“Among the collectives invited to take part was a group called the Question of Funding, which draws its members from the Palestinian arts community and cultural NGOs. On 28 May, in the single most serious episode of this affair, the rooms where the group was due to exhibit were raided and defaced with cryptic death threats, including the number 187, which is sometimes used in the US to refer to murder. A month after the opening, the group cancelled its public programme and left Kassel.
Anti-Palestinian racism wasn’t confined to Documenta. Two weeks earlier, the Berlin police had prohibited events commemorating the 74th anniversary of the Nakba – including a vigil organised by a Jewish group – arguing that there was a high risk of antisemitic behaviour. On 17 June, the Goethe-Institut cancelled an invitation, already accepted, to Mohammed El-Kurd, a Palestinian writer and activist, whose home was occupied by an Israeli settler, citing recent comments he had made about Israel.
The artists and curators at Documenta have apologised and promised to learn from their mistakes. But their detractors in the German media and politics haven’t begun to acknowledge, let alone unlearn, their own racist prejudices. Instead they have used the controversy as an opportunity to tell Palestinians and critical Jewish Israelis, as well as artists from the global south, that they have no right to speak out. Like the antisemitism that exists in anti-imperialist circles, the state-sponsored and openly Islamophobic persecution of artists and intellectuals in Germany falsely separates the entangled histories of racism and antisemitism, placing them in opposition to each other.”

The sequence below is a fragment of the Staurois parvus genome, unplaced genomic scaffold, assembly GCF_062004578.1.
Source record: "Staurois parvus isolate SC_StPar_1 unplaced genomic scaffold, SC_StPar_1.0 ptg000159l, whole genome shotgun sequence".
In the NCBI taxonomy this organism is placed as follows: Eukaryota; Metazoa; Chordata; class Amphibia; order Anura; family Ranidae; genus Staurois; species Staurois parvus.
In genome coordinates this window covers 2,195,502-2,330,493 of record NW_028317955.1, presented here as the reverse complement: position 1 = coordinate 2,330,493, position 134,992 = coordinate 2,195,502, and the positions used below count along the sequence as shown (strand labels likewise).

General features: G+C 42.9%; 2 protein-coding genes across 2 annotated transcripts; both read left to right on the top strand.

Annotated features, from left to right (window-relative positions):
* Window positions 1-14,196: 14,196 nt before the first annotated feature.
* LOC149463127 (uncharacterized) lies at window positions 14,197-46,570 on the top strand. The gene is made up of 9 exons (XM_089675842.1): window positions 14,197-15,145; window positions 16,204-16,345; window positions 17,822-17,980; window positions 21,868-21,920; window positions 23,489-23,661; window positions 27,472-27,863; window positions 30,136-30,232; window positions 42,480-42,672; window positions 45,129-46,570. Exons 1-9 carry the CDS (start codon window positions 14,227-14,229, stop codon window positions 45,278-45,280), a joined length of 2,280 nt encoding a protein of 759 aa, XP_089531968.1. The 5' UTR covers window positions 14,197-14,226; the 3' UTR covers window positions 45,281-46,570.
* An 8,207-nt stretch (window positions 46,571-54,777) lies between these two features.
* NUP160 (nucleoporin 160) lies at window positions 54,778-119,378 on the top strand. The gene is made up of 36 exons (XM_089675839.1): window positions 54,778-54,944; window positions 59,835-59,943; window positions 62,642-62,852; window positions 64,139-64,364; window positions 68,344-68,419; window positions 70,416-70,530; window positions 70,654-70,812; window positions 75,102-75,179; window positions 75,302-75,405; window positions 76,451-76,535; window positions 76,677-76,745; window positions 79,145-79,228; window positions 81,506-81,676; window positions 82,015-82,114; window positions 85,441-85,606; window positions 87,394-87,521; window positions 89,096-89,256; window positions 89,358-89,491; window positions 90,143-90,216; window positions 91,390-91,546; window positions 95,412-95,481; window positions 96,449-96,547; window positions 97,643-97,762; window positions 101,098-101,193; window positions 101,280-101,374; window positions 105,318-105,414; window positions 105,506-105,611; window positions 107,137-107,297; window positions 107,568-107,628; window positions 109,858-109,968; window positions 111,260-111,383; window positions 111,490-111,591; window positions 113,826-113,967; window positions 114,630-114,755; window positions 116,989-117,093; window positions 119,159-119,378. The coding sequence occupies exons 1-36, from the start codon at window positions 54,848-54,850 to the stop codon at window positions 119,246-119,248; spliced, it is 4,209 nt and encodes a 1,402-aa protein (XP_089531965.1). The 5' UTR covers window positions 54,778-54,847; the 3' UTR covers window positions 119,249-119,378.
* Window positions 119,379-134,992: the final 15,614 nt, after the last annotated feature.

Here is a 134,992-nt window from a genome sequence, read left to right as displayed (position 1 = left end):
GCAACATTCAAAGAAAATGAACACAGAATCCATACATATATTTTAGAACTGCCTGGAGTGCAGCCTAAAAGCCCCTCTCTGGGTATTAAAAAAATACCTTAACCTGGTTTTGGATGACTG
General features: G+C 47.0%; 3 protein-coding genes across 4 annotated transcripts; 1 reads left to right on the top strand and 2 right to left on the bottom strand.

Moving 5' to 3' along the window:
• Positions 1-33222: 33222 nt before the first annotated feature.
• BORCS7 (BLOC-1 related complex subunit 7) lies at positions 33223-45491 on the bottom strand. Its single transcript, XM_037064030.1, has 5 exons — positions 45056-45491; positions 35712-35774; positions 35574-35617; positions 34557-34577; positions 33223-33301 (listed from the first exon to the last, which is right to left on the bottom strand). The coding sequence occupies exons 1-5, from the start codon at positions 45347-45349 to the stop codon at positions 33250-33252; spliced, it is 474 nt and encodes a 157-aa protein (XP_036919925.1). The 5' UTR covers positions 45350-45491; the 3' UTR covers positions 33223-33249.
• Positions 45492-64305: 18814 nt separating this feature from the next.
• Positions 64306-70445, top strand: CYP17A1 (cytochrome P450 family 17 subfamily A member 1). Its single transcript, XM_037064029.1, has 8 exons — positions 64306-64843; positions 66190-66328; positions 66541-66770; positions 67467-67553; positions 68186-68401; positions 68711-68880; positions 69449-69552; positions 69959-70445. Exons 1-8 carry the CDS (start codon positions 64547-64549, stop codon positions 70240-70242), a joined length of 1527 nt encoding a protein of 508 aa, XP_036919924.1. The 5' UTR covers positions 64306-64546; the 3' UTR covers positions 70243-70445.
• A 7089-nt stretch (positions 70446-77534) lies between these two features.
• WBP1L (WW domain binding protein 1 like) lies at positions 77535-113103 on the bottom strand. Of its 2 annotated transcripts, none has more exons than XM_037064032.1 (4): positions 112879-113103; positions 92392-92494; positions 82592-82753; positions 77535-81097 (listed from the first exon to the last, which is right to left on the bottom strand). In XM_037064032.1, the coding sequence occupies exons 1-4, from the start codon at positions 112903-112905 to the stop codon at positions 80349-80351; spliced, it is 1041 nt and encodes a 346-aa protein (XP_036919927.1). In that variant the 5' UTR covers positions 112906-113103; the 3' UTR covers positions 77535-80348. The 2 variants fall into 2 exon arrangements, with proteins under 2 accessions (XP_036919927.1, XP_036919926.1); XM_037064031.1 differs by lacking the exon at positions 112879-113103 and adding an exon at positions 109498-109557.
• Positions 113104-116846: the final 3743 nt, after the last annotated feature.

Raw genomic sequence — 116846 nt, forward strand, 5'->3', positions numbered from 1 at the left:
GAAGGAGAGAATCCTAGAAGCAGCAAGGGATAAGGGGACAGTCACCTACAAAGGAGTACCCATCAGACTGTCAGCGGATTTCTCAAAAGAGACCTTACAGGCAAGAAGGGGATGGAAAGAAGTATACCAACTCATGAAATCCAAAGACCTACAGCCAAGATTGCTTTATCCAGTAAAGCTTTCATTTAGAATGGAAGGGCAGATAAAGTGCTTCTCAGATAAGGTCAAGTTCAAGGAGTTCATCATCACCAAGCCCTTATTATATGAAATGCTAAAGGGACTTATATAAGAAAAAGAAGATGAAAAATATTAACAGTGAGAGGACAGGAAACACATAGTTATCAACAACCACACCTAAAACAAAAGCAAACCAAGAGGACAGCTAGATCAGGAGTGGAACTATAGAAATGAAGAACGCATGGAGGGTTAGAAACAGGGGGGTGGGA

Read the article here.

Two issues are entangled here.

First there is BDS. I’m not in favor of BDS, I believe it’s not effective, even counterproductive. In the same way that’s counterproductive to disinvite a Russian scholar on Dostoevsky because of the war in Ukraine, just because the scholar is Russian, Dostoevksy was Russian. But the Bundestag-resolution, that basically outlawed support for BDS, is counterproductive as well, and doesn’t belong in an open, liberal society.
What’s more, the support for Israel, which is from a German point of view understandable, and the fight against anti-Semitism are two separate things and they must remain two separate things. Even though sometimes anti-Zionism can subtly become anti-Semitism, and the Israeli government, and not only the government, is betraying Jewish people outside Israel – probably not only outside Israel – by too often frivolously accusing criticasters of anti-Semitism.

That the Dutch colonists brought Anti-Semitism to Indonesia might be true, but it’s in 2022 a rather lame excuse.
That the art itself is probably not that interesting remains a non-issue. Esthetics is a privilege of the perpetrator. If you want to give anti-colonialism a bad name not much more is needed.